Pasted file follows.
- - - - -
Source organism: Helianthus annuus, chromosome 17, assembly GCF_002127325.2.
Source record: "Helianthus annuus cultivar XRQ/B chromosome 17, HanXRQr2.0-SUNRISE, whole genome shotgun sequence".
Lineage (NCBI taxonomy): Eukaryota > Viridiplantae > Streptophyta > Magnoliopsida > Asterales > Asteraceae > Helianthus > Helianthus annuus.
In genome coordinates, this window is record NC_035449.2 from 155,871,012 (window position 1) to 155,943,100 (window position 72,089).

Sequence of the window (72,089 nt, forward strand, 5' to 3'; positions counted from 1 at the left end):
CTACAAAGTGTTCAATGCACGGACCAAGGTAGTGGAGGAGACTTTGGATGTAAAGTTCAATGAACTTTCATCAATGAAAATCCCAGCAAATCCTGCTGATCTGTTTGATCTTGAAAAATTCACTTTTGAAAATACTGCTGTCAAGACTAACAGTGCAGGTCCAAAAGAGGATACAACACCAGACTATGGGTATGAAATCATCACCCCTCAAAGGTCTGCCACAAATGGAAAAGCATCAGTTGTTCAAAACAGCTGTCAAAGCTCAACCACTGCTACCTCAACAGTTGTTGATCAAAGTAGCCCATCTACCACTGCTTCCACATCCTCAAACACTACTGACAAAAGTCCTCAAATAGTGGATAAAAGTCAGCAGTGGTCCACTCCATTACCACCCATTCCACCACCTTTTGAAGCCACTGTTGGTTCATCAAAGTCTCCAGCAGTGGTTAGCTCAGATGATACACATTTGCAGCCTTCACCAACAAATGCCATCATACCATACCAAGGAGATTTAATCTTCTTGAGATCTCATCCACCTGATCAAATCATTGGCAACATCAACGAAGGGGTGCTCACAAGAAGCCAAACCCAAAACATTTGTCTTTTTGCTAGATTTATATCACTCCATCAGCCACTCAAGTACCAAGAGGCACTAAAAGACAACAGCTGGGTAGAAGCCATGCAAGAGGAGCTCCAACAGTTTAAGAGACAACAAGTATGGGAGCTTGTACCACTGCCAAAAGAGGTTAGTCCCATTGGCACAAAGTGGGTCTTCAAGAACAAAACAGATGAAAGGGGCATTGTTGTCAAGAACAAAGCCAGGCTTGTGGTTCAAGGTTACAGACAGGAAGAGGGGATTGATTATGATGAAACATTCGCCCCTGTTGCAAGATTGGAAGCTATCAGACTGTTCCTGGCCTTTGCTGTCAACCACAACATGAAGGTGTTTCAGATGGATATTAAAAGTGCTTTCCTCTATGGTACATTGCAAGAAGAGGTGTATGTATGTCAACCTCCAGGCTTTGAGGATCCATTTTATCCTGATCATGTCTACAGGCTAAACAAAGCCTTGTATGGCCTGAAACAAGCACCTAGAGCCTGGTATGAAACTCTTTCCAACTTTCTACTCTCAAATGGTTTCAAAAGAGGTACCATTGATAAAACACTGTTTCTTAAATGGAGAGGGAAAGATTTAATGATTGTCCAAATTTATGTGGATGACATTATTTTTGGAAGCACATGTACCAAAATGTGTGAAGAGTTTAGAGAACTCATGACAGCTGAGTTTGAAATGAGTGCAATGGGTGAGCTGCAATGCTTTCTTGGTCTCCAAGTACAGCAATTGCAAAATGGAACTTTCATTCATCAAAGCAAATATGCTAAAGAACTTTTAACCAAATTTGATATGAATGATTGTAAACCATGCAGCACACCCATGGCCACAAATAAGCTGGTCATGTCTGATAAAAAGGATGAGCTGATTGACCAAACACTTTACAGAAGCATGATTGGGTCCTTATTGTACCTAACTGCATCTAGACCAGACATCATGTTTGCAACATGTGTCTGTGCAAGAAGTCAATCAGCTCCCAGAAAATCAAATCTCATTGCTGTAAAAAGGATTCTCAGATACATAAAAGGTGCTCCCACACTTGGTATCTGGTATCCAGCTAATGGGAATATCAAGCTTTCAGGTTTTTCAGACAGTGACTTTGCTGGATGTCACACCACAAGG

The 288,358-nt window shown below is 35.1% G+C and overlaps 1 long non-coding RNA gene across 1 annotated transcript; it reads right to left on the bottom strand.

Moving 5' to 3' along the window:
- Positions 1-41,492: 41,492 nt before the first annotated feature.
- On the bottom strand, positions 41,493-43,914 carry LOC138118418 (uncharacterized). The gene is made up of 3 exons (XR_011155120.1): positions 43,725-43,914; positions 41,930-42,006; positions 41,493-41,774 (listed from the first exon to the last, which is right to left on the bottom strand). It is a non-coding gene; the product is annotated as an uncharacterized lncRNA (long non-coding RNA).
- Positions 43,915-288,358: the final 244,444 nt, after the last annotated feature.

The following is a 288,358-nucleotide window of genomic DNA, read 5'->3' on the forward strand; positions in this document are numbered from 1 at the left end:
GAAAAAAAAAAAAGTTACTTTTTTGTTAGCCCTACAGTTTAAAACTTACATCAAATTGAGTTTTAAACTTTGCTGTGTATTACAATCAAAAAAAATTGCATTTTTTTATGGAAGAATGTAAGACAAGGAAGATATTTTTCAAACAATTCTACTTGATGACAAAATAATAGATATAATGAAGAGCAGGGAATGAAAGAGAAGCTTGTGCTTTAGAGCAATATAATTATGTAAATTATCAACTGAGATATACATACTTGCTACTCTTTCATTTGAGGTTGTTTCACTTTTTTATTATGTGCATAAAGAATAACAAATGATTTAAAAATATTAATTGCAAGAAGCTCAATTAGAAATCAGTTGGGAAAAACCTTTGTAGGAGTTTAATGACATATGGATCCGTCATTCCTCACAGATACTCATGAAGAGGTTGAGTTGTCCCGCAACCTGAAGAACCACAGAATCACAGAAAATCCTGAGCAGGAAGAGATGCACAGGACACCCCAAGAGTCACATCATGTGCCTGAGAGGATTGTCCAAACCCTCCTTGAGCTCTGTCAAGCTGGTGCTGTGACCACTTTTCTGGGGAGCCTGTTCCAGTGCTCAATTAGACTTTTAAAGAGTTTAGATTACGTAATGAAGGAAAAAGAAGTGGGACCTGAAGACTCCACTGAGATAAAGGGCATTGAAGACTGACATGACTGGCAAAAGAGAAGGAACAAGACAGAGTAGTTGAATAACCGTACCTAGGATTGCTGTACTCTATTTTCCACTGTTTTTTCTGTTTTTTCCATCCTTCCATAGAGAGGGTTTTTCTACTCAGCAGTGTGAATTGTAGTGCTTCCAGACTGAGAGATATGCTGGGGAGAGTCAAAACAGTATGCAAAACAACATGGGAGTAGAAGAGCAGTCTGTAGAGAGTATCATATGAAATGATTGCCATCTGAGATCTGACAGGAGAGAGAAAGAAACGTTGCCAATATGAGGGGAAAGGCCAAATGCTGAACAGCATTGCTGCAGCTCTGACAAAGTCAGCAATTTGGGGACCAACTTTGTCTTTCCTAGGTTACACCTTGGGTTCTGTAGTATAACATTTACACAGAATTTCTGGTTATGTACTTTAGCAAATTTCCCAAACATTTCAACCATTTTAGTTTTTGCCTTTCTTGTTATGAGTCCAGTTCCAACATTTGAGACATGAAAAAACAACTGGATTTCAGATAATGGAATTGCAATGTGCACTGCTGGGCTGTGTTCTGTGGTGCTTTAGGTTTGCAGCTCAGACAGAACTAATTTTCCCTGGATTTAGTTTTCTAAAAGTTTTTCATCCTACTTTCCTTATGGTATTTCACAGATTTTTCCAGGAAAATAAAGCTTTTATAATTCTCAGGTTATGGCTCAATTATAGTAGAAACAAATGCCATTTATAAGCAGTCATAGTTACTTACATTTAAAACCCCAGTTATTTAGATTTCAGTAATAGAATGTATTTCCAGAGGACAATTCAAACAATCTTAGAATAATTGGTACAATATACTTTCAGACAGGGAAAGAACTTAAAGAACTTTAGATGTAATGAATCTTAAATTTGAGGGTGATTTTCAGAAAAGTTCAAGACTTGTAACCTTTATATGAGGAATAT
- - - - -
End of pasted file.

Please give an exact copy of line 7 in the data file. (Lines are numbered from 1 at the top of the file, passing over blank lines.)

The 288,358-nt window shown below is 35.1% G+C and overlaps 1 long non-coding RNA gene across 1 annotated transcript; it reads right to left on the bottom strand.